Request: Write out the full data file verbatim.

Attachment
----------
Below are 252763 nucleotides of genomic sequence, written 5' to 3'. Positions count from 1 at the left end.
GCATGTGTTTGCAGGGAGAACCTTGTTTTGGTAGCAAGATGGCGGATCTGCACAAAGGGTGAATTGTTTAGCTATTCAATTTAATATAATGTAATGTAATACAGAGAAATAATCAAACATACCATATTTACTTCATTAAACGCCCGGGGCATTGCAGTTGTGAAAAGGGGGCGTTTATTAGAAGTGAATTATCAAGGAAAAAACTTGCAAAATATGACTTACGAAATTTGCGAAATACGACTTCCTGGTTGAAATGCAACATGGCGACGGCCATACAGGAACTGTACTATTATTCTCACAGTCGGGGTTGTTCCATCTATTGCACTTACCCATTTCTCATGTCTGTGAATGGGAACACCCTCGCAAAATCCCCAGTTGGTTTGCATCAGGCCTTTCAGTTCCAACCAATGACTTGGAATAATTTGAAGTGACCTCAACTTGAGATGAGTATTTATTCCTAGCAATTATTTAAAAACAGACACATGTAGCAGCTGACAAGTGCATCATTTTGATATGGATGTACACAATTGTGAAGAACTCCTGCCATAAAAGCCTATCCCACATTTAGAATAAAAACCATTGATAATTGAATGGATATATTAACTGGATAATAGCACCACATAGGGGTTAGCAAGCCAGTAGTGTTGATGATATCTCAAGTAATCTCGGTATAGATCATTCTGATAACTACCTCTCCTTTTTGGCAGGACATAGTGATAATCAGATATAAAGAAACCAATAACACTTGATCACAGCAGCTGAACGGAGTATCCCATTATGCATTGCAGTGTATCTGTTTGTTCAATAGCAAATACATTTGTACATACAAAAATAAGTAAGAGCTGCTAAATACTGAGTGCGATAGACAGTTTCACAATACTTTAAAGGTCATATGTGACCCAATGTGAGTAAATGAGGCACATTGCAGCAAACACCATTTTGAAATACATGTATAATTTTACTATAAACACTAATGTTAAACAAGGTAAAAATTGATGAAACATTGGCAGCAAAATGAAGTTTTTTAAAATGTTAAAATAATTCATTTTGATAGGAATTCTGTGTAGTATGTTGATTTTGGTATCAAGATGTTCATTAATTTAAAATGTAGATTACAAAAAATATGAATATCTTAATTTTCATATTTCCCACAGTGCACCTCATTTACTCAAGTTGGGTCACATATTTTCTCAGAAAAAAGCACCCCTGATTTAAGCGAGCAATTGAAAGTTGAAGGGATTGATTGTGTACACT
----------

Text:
Below are 252763 nucleotides of genomic sequence, written 5' to 3'. Positions count from 1 at the left end.
GCATGTGTTTGCAGGGAGAACCTTGTTTTGGTAGCAAGATGGCGGATCTGCACAAAGGGTGAATTGTTTAGCTATTCAATTTAATATAATGTAATGTAATACAGAGAAATAATCAAACATACCATATTTACTTCATTAAACGCCCGGGGCATTGCAGTTGTGAAAAGGGGGCGTTTATTAGAAGTGAATTATCAAGGAAAAAACTTGCAAAATATGACTTACGAAATTTGCGAAATACGACTTCCTGGTTGAAATGCAACATGGCGACGGCCATACAGGAACTGTACTATTATTCTCACAGTCGGGGTTGTTCCATCTATTGCACTTACCCATTTCTCATGTCTGTGAATGGGAACACCCTCGCAAAATCCCCAGTTGGTTTGCATCAGGCCTTTCAGTTCCAACCAATGACTTGGAATAATTTGAAGTGACCTCAACTTGAGATGAGTATTTATTCCTAGCAATTATTTAAAAACAGACACATGTAGCAGCTGACAAGTGCATCATTTTGATATGGATGTACACAATTGTGAAGAACTCCTGCCATAAAAGCCTATCCCACATTTAGAATAAAAACCATTGATAATTGAATGGATATATTAACTGGATAATAGCACCACATAGGGGTTAGCAAGCCAGTAGTGTTGATGATATCTCAAGTAATCTCGGTATAGATCATTCTGATAACTACCTCTCCTTTTTGGCAGGACATAGTGATAATCAGATATAAAGAAACCAATAACACTTGATCACAGCAGCTGAACGGAGTATCCCATTATGCATTGCAGTGTATCTGTTTGTTCAATAGCAAATACATTTGTACATACAAAAATAAGTAAGAGCTGCTAAATACTGAGTGCGATAGACAGTTTCACAATACTTTAAAGGTCATATGTGACCCAATGTGAGTAAATGAGGCACATTGCAGCAAACACCATTTTGAAATACATGTATAATTTTACTATAAACACTAATGTTAAACAAGGTAAAAATTGATGAAACATTGGCAGCAAAATGAAGTTTTTTAAAATGTTAAAATAATTCATTTTGATAGGAATTCTGTGTAGTATGTTGATTTTGGTATCAAGATGTTCATTAATTTAAAATGTAGATTACAAAAAATATGAATATCTTAATTTTCATATTTCCCACAGTGCACCTCATTTACTCAAGTTGGGTCACATATTTTCTCAGAAAAAAGCACCCCTGATTTAAGCGAGCAATTGAAAGTTGAAGGGATTGATTGTGTACACT